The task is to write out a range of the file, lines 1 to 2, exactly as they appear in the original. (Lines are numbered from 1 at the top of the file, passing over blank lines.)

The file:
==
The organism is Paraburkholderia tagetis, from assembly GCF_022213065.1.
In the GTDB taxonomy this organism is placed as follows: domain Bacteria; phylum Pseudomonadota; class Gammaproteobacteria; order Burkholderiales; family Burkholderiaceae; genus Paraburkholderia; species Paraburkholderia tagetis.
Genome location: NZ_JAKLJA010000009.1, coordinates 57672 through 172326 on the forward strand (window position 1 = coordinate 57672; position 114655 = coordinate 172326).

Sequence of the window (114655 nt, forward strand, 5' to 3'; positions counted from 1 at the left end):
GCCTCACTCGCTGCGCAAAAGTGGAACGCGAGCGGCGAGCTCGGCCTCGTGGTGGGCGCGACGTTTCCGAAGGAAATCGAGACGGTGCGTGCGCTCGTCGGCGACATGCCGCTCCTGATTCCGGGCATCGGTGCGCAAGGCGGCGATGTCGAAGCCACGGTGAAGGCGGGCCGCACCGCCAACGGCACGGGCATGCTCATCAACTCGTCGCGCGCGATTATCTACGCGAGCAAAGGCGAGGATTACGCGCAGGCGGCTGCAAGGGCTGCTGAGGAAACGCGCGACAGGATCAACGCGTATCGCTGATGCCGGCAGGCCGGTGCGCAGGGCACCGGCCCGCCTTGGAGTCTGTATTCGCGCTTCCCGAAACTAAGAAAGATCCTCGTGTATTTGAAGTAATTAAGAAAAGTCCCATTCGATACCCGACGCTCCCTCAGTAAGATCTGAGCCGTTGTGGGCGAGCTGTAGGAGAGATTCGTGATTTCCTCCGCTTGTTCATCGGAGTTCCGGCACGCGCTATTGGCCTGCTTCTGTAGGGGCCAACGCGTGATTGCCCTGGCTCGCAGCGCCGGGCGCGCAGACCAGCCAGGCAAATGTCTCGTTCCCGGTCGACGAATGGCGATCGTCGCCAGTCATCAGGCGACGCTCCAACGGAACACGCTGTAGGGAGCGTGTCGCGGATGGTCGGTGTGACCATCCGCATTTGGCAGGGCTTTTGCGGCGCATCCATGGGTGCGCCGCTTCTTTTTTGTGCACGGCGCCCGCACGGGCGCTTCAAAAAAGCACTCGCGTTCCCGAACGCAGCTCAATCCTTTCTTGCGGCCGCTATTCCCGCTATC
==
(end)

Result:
The organism is Paraburkholderia tagetis, from assembly GCF_022213065.1.
In the GTDB taxonomy this organism is placed as follows: domain Bacteria; phylum Pseudomonadota; class Gammaproteobacteria; order Burkholderiales; family Burkholderiaceae; genus Paraburkholderia; species Paraburkholderia tagetis.